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Bad UX design: Examples and Ways to Avoid Such Practices

Learn about bad UX design with real-world examples. How can you ensure that your UX design projects do not turn into bad examples?

Written by RamotionApr 26, 202211 min read

Last updated: Jan 31, 2024

How often does it happen that you log on to a website, and the navigation is so frustrating that you can’t even find what you’re looking for? Or you buy a really cool gadget, but there’s no way you can use it because it just doesn’t work the way you expect it to. From the moment you interact with a product, whether in the digital or physical environment, you have certain perceptions and expectations about it. For example, you would expect websites to have a main menu or navigation and the names of the items to be descriptive enough that you understand your options. If you don’t get it, it doesn’t take long to regard them as bad websites.

There is one common area of concern in all such physical and digital products that do not work well: bad user experience design. It all comes down to the needs, perceptions, and expectations of the target audience. If your design is giving the users what they want and helping them accomplish their tasks, then the overall experience will be positive and pleasing. However, if your design is only causing frustrations and is demanding a lot of time to perform even the simplest of tasks, then the users won’t be happy. Unhappy users are the number one indication of a poor user experience, and such designs can result in terrible losses.

Bad vs Good UX (Simya Solutions)

It is important for UI/UX designers to understand the factors that make a design bad. It is by gathering such information that designers can learn about the things they need to avoid. Whether you’re working in a UX design consulting firm, a multinational company, or a freelance designer working on various projects, it is essential to look at some bad UX design examples and stay away from them.

In this article, we discuss this crucial topic in the field of UI/UX design. Read along as the article explains the meaning of bad UX design, followed by some examples of physical products and websites with bad usability.

What is bad UX design?

Before talking about some examples of bad usability, let’s talk about the factors that make a design bad in the first place. What makes a design bad is the overall impact it leaves on the experience of a user. Just like a good experience cannot be narrowed down to a single point but is a combination of various small and unnoticeable interactions, a bad user experience is the holistic effect of small decisions and features in a product.

One of the major reasons for a product, a website, or a mobile application to provide a bad experience is that it does not understand the target audience and, therefore, does not consider their needs throughout the design process. Moving away from the basic principles of design such as familiarity, simplicity, accessibility, and aesthetics can leave a significantly bad impression on the users, thus hurting the overall experience. When working on a design or evaluating an existing one, it is important to adopt a user-centered approach. Remember, your product or service is successful only when it is well-received by your customers.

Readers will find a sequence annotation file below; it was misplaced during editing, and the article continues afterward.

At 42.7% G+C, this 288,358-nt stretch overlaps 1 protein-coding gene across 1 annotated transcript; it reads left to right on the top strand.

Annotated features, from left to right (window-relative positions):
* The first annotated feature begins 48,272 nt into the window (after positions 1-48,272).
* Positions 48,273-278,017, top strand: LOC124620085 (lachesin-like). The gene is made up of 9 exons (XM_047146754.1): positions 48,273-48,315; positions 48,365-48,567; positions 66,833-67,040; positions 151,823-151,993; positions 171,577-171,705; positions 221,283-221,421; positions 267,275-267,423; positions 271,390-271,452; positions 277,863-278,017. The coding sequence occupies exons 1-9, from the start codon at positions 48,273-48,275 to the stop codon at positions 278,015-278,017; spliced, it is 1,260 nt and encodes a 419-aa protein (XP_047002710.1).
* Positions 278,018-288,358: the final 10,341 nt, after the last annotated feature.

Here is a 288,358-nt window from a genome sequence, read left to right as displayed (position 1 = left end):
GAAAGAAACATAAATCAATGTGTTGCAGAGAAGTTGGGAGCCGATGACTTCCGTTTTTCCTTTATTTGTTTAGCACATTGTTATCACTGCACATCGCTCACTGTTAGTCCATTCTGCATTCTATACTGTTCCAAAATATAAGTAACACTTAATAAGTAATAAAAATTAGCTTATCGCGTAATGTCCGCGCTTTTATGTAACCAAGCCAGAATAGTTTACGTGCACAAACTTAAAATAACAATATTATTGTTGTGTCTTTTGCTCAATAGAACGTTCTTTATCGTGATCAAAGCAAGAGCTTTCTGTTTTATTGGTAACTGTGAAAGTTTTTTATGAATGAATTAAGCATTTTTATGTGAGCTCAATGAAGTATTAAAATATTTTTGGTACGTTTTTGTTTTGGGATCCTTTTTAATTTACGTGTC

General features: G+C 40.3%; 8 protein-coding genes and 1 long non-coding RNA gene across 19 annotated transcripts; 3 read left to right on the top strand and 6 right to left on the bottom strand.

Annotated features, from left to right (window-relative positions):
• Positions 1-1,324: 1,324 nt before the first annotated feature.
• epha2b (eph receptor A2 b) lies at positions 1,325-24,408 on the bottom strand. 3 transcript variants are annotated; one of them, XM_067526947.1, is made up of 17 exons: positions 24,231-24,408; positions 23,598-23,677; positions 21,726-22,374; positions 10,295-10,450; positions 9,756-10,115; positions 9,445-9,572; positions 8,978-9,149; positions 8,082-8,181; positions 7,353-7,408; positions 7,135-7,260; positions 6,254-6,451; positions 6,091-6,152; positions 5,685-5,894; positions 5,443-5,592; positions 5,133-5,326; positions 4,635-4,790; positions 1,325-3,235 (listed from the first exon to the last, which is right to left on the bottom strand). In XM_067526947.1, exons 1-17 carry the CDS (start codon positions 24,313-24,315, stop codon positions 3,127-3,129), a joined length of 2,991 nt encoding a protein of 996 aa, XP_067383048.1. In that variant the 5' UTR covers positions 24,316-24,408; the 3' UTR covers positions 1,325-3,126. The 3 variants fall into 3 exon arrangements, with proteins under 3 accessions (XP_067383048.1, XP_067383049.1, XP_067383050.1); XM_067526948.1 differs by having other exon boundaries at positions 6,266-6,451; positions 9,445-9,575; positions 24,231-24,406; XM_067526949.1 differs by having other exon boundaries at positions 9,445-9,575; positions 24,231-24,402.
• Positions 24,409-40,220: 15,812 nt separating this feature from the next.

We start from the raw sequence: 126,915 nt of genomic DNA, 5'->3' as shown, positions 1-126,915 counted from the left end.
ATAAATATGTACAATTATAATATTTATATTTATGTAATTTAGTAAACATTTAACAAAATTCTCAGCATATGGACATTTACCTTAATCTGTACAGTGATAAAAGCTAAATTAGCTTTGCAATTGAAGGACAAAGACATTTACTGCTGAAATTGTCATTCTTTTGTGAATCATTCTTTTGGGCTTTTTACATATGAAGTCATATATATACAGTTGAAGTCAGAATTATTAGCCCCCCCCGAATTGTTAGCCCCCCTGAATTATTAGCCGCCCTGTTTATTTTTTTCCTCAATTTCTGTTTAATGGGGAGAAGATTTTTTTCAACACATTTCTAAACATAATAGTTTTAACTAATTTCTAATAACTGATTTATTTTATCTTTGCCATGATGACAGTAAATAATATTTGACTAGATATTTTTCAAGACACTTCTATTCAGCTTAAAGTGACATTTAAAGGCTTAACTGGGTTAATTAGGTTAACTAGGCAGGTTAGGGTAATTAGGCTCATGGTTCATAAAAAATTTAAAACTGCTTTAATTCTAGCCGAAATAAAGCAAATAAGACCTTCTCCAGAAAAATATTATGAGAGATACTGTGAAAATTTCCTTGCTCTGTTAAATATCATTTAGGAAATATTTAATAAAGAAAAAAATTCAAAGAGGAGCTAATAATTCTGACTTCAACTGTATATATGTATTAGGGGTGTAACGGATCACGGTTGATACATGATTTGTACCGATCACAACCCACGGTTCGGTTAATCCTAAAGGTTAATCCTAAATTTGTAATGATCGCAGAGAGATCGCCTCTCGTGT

Norman’s Doors as Bad System Design (Packt)

Bad layout design or bad visual design can, in many cases, be the deciding factor between a successful and a failed design. From Norman’s doors to websites with the worst UX design, there are a number of bad user experience examples for designers to explore and learn from.

Bad user experience design examples

Once you start looking for bad interface design, it is surprising to see how many of these come from big companies with bad UX design. Even some of the leading organizations have made terrible mistakes in the past, and some continue to do so even today, frustrating their users and resulting in a bad user experience. Let us look at some of the bad usability examples, both in the physical and digital worlds.

Physical products

When we think of UI/UX design, the first thing that comes to mind is a website or mobile application. However, it is important to note that the quality of user experience is as important in physical designs as in digital products and services. Whether it is a door at the office or a stove at home, it is important that the design of everyday things is useful, usable, and aesthetically pleasing. Some of the bad interface design examples, when it comes to the physical environment, are discussed below.

Apple’s Magic Mouse

One of the recent bad UI design examples is that of Apple’s Magic Mouse. The mouse itself is wireless and does not have replaceable batteries. This means that the mouse needs to be charged before it is used. What if the charge runs out while you’re in the middle of something? A simple thought would be to charge the mouse and use it at the same time. However, the design does not allow you to do that. The charging port for Apple’s Magic Mouse is located at the bottom of the surface, which means that you cannot use and charge it at the same time.

Apple’s Magic Mouse (Wikimedia Commons)

The fact that you cannot use a device when and how you please can be detrimental to the user experience. One of the most important principles of UI/UX design — that of giving control to the users — is violated here. This is a classic example of not understanding the needs of the audience, even after creating multiple versions of the product.

Most parking signs

Finding a good parking spot is already a frustrating task. On top of it, parking signs are seldom helpful. There are several examples of terrible parking signs that add to the frustration of users. It is important to understand that when the users are driving and have to keep their eyes on the road, understanding complex parking signs becomes even more problematic.

Confusing Parking Signs (Flickr)

This is where some important principles of UX design seem to be neglected. One of the most important ones is simplicity. In order to make the design useful and helpful, parking signs need to be simplified so that the users can understand them in little time.